ing should be suppressed, and the war confined to the organized armies in the field; 3d, that there should be no arrests for opinion, the preservation of order being left to the State courts. Generals Asboth and Sigel, division commanders, now reported that the enemy's advance-guard was at Wilson's Creek, nine miles distant, several thousand strong; his main body occupying the roads in the direction of Cassville, at which place General Price had his headquarters with his reserves. On November 2d the dispositions for the expected battle were being planned, when late in the evening a messenger arrived bearing an order from General Scott which removed me from my command. This order had been hurried forward by General Hunter, who superseded me, and who was behind with his division. The next day, Hunter not arriving, the plan of battle was agreed on, the divisions were assigned conformably, and in the evening the troops began to occupy their positions. About 10 o'clock at night Hu
Robert Underwood Johnson, Clarence Clough Buell, Battles and Leaders of the Civil War: The Opening Battles. Volume 1., The Pea Ridge campaign. (search)
McCulloch) near Keetsville, on the Arkansas line. Although McCulloch was at first averse to venturing battle, he finally yielded to the entreaties of Price, and prepared himself to cooperate in resisting the further advance of Fremont. Between Price and McCulloch it was explicitly understood that Missouri should not be given up without a struggle. Such was the condition of things when the intended operations of General Fremont were cut short by his removal from the command of the army (November 2d), his successor being General David Hunter. The result of this change was an immediate and uncommonly hasty retreat of our army in a northerly and easterly direction, to Sedalia on the 9th, and to Rolla on the 13th; in fact, the abandonment of the whole south-west of the State by the Union troops, and the occupation of the city of Springfield for the second time by the enemy, who were greatly in need of more comfortable winter quarters. They must have been exceedingly glad of the sudde
Heros von Borcke, Memoirs of the Confederate War for Independence, Chapter 11: (search)
ly indicated that it was not the enemy's intention to push on further during the night, Stuart gave orders for his command to encamp about a mile beyond Union, after having established a strong cordon of pickets in front of the village. The General and his Staff bivouacked near the extensive plantation of a Mr C., at whose house we supped luxuriously, our host serving up for us a gigantic saddle of Virginia mutton which might have rivalled any of the famous southdowns of Old England. 2d November. Peacefully broke the morning of Sunday the 2d Ed: the source text mistakenly lists this as the 3d . of November, a rich, soft day, with all the splendour of the autumnal sunshine, and all the quietude of the Christian Sabbath, till, instead of the sweet church-bells from the neighbouring village calling us to the house of God, we caught the summons to the field in the rattle of musketry and the roar of cannon. It would have been exceptional, indeed, if, confronting the enemy so cl
The Annals of the Civil War Written by Leading Participants North and South (ed. Alexander Kelly McClure), Confederate negro enlistments. (search)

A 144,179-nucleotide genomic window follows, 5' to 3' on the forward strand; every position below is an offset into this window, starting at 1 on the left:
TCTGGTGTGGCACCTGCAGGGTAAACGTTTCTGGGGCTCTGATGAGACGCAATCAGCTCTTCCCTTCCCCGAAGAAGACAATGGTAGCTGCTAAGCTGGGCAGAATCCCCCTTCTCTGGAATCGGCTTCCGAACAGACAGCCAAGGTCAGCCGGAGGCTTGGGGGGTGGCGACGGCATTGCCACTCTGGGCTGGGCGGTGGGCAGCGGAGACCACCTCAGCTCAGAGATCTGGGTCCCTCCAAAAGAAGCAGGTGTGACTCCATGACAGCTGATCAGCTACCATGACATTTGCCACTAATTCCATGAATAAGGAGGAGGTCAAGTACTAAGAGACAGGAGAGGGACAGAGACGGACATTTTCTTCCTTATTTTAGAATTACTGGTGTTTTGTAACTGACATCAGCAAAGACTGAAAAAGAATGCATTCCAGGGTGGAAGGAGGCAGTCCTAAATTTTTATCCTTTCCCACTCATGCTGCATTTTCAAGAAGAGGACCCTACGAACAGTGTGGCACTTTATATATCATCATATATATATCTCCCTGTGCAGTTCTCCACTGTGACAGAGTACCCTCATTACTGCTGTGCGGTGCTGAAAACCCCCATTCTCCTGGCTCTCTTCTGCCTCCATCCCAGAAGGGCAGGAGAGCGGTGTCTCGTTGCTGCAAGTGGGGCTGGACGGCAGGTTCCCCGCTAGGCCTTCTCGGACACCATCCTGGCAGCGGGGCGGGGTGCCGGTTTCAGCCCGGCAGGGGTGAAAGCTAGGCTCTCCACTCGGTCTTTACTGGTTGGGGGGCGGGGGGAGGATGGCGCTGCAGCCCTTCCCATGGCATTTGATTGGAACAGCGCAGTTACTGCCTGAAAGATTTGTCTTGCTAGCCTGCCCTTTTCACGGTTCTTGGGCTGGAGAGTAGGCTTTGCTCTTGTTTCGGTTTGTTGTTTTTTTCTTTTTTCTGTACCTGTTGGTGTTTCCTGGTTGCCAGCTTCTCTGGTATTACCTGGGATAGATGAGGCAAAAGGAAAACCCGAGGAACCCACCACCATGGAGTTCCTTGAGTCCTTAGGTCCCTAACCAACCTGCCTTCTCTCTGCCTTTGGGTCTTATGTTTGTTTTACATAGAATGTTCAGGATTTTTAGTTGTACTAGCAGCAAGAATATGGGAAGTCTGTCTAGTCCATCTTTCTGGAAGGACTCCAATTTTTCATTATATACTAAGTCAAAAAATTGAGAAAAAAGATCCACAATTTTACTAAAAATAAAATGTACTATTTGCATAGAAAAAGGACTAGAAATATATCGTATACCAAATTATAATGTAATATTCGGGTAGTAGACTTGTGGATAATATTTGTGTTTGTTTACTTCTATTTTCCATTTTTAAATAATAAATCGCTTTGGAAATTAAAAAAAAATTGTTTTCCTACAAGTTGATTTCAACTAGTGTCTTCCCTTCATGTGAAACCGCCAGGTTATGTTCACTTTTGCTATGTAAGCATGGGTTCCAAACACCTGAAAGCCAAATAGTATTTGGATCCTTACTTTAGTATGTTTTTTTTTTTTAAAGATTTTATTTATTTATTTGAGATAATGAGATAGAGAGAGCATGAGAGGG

orm of indignation with which it was received showed him his mistake, and no more was said about it, except by the anti-enlistment party in the Confederate Congress, who made use of it in their steady antagonism to the administration policy. It must be said, however, in justice to the Confederate people, that the social difficulties of the negro enlistment problem engaged their attention much more deeply than the probable monetary losses. An article on this subject in the Sentinel of November 2d, copied from the able Lynchburg Republican, put this side of the case very strongly. We cannot ask these negroes to fight for us, it in substance said, unless we give them their freedom; but that involves the freedom of their children and families also, and so we not only abolitionize the country, but convert it into a sort of free-negro paradise, with the bottom rail on top — for the negroes, if we succeed, will be the saviors of the country. Instead of being a war for-the freedom of
Ulysses S. Grant, Personal Memoirs of U. S. Grant, Van Dorn's movements-battle of Corinth-command of the Department of the Tennessee (search)
ce, in round numbers, was 48,500. Of these 4,800 were in Kentucky and Illinois, 7,000 in Memphis, 19,200 from Mound City south, and 17,500 at Corinth. General McClernand had been authorized from Washington to go north and organize troops to be used in opening the Mississippi. These new levies with other reinforcements now began to come in. On the 25th of October I was placed in command of the Department of the Tennessee. Reinforcements continued to come from the north and by the 2d of November I was prepared to take the initiative. This was a great relief after the two and a half months of continued defence over a large district of country, and where nearly every citizen was an enemy ready to give information of our every move. I have described very imperfectly a few of the battles and skirmishes that took place during this time. To describe all would take more space than I can allot to the purpose; to make special mention of all the officers and troops who distinguished th